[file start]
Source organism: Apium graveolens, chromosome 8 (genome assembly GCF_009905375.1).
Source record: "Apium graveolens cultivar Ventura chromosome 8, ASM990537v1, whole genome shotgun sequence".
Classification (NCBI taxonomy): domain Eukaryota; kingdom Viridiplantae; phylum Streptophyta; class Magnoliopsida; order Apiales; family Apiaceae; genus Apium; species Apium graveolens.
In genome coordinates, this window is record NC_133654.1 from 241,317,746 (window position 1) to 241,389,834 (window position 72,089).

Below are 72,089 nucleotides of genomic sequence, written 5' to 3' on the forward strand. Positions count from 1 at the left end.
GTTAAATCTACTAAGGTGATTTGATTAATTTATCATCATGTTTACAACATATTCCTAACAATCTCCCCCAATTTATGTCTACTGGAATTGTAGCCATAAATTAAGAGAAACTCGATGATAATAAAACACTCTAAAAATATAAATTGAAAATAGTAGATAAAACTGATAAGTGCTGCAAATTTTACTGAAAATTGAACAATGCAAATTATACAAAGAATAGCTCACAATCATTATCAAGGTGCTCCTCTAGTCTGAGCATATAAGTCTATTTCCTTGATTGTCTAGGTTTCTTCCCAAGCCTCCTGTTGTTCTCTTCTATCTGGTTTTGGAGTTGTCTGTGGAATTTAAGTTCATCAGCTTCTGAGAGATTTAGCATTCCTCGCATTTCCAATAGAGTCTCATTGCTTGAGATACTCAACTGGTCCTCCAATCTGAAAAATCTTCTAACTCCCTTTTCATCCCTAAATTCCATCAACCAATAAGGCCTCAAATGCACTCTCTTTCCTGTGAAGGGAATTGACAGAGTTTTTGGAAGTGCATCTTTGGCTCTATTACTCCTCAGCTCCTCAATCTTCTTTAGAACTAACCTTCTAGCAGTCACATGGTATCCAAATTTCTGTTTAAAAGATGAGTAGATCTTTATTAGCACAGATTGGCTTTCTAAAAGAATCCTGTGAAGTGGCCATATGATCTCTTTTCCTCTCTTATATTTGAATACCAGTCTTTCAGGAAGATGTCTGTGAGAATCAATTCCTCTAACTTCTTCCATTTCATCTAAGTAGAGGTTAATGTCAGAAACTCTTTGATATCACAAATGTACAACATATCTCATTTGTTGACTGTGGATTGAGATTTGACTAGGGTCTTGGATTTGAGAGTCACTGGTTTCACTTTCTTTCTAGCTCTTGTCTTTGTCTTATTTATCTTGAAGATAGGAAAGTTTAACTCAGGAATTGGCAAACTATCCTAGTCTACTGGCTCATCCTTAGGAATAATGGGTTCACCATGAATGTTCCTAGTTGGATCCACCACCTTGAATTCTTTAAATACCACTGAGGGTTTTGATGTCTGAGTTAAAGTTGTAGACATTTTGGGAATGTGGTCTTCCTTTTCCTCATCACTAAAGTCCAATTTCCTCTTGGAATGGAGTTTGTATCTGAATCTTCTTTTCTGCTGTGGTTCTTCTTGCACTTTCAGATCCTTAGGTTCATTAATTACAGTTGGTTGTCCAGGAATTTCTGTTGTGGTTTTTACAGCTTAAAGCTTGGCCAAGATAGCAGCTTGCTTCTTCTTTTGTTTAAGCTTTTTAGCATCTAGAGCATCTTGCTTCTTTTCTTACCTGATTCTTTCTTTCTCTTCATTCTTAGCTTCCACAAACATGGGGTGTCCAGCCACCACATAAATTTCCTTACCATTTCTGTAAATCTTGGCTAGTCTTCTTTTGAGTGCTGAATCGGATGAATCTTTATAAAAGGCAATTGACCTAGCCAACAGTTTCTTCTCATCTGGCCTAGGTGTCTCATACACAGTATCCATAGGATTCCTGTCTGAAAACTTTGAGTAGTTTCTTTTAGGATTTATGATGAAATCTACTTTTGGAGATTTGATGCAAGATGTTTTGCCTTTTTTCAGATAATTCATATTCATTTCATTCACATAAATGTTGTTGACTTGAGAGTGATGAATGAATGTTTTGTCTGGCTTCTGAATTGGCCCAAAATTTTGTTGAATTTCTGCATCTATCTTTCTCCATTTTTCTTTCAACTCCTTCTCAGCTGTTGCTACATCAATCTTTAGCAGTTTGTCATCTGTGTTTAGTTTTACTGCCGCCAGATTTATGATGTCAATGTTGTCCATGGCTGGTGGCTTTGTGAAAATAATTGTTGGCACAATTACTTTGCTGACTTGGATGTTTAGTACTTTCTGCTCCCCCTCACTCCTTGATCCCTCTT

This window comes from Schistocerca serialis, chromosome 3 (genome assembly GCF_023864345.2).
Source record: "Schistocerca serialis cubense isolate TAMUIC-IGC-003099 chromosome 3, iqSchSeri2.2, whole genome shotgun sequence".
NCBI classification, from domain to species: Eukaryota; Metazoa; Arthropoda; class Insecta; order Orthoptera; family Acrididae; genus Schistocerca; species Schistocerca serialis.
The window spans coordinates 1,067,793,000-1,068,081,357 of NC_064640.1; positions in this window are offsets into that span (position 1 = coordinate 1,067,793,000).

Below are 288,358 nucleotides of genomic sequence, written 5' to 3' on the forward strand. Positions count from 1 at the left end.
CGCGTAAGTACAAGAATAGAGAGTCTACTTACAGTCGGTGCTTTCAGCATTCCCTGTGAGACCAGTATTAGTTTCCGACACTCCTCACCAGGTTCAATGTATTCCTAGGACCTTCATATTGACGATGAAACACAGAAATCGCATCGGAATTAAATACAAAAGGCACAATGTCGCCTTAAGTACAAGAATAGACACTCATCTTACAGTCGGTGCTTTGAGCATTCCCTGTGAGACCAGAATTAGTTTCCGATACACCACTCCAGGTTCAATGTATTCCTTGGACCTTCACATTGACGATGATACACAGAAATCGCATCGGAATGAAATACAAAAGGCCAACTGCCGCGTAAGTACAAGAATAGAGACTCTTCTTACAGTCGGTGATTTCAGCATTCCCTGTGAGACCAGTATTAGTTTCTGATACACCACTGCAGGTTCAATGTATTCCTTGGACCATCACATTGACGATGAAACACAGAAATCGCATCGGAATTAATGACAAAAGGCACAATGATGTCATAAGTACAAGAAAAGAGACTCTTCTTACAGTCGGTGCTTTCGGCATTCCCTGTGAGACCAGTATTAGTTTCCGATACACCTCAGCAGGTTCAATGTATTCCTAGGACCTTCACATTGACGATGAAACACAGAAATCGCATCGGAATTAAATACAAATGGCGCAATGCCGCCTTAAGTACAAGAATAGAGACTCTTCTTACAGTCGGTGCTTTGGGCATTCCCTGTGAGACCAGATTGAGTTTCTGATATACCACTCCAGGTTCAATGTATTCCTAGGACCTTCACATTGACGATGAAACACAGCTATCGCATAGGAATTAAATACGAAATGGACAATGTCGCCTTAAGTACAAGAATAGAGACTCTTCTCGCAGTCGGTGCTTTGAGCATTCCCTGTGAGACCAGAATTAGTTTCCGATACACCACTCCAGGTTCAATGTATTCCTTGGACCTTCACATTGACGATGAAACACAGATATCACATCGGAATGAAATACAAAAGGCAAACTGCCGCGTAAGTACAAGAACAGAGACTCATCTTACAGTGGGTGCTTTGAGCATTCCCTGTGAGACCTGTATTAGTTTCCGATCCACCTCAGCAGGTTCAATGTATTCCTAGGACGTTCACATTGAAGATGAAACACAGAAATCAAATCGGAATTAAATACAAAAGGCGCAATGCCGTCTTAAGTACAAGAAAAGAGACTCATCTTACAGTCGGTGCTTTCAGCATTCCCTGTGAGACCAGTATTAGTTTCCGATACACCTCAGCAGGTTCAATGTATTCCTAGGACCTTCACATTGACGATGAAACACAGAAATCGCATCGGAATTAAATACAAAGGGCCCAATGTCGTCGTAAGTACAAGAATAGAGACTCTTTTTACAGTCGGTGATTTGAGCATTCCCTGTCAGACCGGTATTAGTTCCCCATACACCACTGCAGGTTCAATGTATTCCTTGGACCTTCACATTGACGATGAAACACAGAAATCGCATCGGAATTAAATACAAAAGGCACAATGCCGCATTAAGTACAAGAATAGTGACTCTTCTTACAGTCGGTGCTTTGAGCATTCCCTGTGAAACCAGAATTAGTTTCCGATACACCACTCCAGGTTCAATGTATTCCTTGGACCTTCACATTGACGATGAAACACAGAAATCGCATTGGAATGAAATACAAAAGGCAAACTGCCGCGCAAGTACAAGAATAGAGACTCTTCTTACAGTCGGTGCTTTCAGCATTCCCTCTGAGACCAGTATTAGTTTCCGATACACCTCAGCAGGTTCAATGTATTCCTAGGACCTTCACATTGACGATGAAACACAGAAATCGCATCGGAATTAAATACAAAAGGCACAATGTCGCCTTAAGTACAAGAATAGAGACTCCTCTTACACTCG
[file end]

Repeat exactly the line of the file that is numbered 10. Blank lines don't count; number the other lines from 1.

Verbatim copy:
The window spans coordinates 1,067,793,000-1,068,081,357 of NC_064640.1; positions in this window are offsets into that span (position 1 = coordinate 1,067,793,000).